2003 Scorecard Vote
According to the United Nations, in October 1999 the world's population reached the 6 billion mark--doubling itself in a mere 40 years. This rapid population growth, which exacerbates pollution and accelerates the depletion of natural resources, is one of the most serious threats to a healthy and sustainable environment. For more than three decades, the United States has worked to stabilize human population growth by contributing to voluntary family planning programs worldwide. By allowing women to plan the size of their families, these programs help to conserve natural resources, protect wildlife and habitat, and ultimately ensure a healthy world for future generations.
Since the mid-1990s, family planning opponents have cut federal funding for these programs by arguing, in part, that the money funds abortion. In fact, the use of U.S. foreign assistance to fund abortion has been prohibited since 1973. On his second day in office, President Bush reinstated restrictions in effect during the mid-1980s and early 1990s that prohibit U.S. assistance for foreign nongovernmental organizations that use funding from any other source to: 1) perform abortion in cases other than a threat to the life of the woman, rape, or incest; 2) provide counseling and referral for abortion; or 3) lobby to make abortion legal or more available in their own country.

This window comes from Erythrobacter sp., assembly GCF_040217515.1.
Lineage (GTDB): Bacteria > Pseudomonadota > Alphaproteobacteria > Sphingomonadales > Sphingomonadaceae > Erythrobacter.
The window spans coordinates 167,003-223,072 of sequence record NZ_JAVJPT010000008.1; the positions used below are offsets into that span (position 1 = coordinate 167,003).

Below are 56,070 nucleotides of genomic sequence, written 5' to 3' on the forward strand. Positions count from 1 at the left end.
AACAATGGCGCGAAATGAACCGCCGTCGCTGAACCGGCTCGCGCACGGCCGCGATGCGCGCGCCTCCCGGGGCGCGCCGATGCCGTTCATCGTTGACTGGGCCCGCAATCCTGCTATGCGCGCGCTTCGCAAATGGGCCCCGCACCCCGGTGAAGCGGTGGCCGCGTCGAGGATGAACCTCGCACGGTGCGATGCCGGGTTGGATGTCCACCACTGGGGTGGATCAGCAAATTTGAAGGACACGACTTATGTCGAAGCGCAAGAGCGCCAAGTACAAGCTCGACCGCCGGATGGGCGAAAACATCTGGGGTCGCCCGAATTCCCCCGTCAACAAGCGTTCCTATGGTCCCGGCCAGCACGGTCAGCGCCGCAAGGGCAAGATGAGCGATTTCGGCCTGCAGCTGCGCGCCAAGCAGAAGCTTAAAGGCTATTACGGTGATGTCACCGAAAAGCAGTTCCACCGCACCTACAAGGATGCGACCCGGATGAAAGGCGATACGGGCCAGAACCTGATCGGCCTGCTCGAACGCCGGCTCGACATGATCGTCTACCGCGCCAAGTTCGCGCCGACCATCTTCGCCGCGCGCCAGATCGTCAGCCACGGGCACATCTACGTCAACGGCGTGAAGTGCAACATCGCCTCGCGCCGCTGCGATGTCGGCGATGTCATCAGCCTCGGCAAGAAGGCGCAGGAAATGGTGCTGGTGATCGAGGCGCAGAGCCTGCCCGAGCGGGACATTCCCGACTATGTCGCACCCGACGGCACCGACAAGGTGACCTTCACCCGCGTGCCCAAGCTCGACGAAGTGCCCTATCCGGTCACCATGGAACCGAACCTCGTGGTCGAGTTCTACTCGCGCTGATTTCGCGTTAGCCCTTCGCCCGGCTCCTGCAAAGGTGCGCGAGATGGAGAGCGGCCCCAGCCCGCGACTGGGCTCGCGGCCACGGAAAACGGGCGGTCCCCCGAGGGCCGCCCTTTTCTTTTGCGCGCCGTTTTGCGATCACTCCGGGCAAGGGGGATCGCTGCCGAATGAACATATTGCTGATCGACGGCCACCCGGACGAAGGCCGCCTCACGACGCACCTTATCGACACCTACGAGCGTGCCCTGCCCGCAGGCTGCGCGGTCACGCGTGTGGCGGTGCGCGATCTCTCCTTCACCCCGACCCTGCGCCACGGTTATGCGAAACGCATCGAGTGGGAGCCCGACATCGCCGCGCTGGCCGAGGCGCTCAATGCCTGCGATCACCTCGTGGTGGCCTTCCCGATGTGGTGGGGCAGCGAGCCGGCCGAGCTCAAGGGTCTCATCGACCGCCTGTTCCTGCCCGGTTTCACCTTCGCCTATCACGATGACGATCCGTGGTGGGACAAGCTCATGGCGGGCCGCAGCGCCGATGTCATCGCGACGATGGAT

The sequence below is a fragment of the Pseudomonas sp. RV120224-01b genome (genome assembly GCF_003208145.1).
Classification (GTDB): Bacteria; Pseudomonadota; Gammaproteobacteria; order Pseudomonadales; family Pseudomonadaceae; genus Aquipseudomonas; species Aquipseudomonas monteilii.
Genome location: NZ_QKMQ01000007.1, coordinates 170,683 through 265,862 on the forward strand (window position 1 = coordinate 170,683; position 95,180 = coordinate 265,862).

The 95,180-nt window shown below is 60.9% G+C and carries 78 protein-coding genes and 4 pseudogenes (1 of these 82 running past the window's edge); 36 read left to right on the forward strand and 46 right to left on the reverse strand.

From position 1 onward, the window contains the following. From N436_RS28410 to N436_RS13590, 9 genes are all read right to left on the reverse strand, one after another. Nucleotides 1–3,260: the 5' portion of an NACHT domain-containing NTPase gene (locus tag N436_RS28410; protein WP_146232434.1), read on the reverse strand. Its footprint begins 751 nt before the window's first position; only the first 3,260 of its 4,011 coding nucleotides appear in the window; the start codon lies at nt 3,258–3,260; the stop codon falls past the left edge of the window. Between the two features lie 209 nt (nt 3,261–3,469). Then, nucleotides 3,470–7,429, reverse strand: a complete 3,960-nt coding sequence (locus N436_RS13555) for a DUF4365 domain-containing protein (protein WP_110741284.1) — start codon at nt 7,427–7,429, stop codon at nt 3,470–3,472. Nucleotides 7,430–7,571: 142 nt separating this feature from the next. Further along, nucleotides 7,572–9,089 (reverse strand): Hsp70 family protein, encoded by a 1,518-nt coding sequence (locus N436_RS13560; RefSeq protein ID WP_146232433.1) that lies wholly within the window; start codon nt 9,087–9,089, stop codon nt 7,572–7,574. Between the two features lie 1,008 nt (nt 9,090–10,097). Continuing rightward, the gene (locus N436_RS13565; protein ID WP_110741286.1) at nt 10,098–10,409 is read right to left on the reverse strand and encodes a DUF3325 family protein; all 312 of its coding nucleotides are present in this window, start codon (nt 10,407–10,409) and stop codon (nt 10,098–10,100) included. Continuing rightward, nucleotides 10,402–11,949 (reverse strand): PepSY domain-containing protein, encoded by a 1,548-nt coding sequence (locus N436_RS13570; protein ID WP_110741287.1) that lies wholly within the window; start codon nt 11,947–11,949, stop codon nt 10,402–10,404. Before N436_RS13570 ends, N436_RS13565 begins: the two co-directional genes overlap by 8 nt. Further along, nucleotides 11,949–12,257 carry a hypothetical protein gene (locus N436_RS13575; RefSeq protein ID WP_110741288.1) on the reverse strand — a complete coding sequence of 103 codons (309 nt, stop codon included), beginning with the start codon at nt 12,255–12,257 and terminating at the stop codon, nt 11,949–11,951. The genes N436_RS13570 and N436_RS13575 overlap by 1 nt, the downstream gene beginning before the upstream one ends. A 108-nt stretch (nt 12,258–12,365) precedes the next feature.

By hampering the ability of the U.S. Agency for International Development to fund voluntary family planning and other reproductive health programs, the Bush administration's gag rule has already forced clinics in Ethiopia, Kenya, Zambia, and Romania to close down. The rule has also cut off many family planning organizations from contraceptive supplies and impeded international HIV/AIDS prevention efforts.
During consideration of S. 925, the fiscal year 2004-2005 State Department authorization bill, Senator Barbara Boxer (D-CA) introduced an amendment to overturn the Bush restrictions on family planning assistance. In response, Senator Richard Lugar (R-IN) offered a motion to table (kill) the Boxer amendment. On July 9, 2003, the Senate rejected the Lugar motion by a 43-53 vote (Senate roll call 267). NO is the pro-environment vote. The Boxer amendment was later approved by unanimous consent. The House version of the bill, approved on July 16, did not include any language on family planning, and the Senate had yet to complete action on the authorization bill at the end of the session.